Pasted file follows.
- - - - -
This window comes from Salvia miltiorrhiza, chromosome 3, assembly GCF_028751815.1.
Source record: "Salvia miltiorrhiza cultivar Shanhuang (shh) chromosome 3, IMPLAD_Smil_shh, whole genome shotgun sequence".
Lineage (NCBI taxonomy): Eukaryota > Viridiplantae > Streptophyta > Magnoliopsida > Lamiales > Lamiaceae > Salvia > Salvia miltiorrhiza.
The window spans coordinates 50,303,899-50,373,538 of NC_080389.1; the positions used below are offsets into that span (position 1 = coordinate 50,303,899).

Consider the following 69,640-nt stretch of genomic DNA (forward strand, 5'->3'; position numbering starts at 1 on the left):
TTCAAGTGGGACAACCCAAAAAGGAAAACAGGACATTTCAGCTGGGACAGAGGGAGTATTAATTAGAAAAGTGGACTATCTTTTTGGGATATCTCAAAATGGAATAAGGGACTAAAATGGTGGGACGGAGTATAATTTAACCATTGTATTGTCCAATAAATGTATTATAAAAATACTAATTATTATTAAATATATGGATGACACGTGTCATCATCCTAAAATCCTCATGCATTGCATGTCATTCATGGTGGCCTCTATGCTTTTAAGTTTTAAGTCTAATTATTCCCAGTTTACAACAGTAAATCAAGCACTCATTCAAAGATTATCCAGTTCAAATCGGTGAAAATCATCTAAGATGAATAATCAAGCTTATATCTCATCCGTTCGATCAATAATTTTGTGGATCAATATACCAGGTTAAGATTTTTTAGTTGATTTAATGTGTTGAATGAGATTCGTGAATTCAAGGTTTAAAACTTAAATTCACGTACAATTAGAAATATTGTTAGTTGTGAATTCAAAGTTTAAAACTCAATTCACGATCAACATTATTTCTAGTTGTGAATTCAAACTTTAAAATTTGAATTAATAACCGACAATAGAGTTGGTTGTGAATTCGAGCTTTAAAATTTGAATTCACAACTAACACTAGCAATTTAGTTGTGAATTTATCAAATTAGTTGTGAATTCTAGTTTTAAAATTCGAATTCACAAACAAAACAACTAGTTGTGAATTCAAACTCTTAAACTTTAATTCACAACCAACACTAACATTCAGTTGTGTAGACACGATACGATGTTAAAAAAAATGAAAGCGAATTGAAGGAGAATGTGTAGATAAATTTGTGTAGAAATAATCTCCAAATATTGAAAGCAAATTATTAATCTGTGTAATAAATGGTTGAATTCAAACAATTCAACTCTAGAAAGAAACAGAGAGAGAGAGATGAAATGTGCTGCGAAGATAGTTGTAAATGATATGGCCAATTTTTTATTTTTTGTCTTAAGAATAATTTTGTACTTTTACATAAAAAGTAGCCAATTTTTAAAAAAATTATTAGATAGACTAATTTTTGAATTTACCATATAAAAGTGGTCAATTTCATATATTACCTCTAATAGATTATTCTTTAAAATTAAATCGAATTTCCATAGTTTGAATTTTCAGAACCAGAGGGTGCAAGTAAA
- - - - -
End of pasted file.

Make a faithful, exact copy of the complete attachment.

This window comes from Salvia miltiorrhiza, chromosome 3, assembly GCF_028751815.1.
Source record: "Salvia miltiorrhiza cultivar Shanhuang (shh) chromosome 3, IMPLAD_Smil_shh, whole genome shotgun sequence".
Lineage (NCBI taxonomy): Eukaryota > Viridiplantae > Streptophyta > Magnoliopsida > Lamiales > Lamiaceae > Salvia > Salvia miltiorrhiza.
The window spans coordinates 50,303,899-50,373,538 of NC_080389.1; the positions used below are offsets into that span (position 1 = coordinate 50,303,899).

Consider the following 69,640-nt stretch of genomic DNA (forward strand, 5'->3'; position numbering starts at 1 on the left):
TTCAAGTGGGACAACCCAAAAAGGAAAACAGGACATTTCAGCTGGGACAGAGGGAGTATTAATTAGAAAAGTGGACTATCTTTTTGGGATATCTCAAAATGGAATAAGGGACTAAAATGGTGGGACGGAGTATAATTTAACCATTGTATTGTCCAATAAATGTATTATAAAAATACTAATTATTATTAAATATATGGATGACACGTGTCATCATCCTAAAATCCTCATGCATTGCATGTCATTCATGGTGGCCTCTATGCTTTTAAGTTTTAAGTCTAATTATTCCCAGTTTACAACAGTAAATCAAGCACTCATTCAAAGATTATCCAGTTCAAATCGGTGAAAATCATCTAAGATGAATAATCAAGCTTATATCTCATCCGTTCGATCAATAATTTTGTGGATCAATATACCAGGTTAAGATTTTTTAGTTGATTTAATGTGTTGAATGAGATTCGTGAATTCAAGGTTTAAAACTTAAATTCACGTACAATTAGAAATATTGTTAGTTGTGAATTCAAAGTTTAAAACTCAATTCACGATCAACATTATTTCTAGTTGTGAATTCAAACTTTAAAATTTGAATTAATAACCGACAATAGAGTTGGTTGTGAATTCGAGCTTTAAAATTTGAATTCACAACTAACACTAGCAATTTAGTTGTGAATTTATCAAATTAGTTGTGAATTCTAGTTTTAAAATTCGAATTCACAAACAAAACAACTAGTTGTGAATTCAAACTCTTAAACTTTAATTCACAACCAACACTAACATTCAGTTGTGTAGACACGATACGATGTTAAAAAAAATGAAAGCGAATTGAAGGAGAATGTGTAGATAAATTTGTGTAGAAATAATCTCCAAATATTGAAAGCAAATTATTAATCTGTGTAATAAATGGTTGAATTCAAACAATTCAACTCTAGAAAGAAACAGAGAGAGAGAGATGAAATGTGCTGCGAAGATAGTTGTAAATGATATGGCCAATTTTTTATTTTTTGTCTTAAGAATAATTTTGTACTTTTACATAAAAAGTAGCCAATTTTTAAAAAAATTATTAGATAGACTAATTTTTGAATTTACCATATAAAAGTGGTCAATTTCATATATTACCTCTAATAGATTATTCTTTAAAATTAAATCGAATTTCCATAGTTTGAATTTTCAGAACCAGAGGGTGCAAGTAAA